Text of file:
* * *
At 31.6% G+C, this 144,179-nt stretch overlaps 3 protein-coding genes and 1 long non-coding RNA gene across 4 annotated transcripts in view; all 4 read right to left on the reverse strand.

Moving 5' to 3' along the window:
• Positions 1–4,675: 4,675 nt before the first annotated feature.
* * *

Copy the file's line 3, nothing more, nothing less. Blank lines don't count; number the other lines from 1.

• Positions 1–4,675: 4,675 nt before the first annotated feature.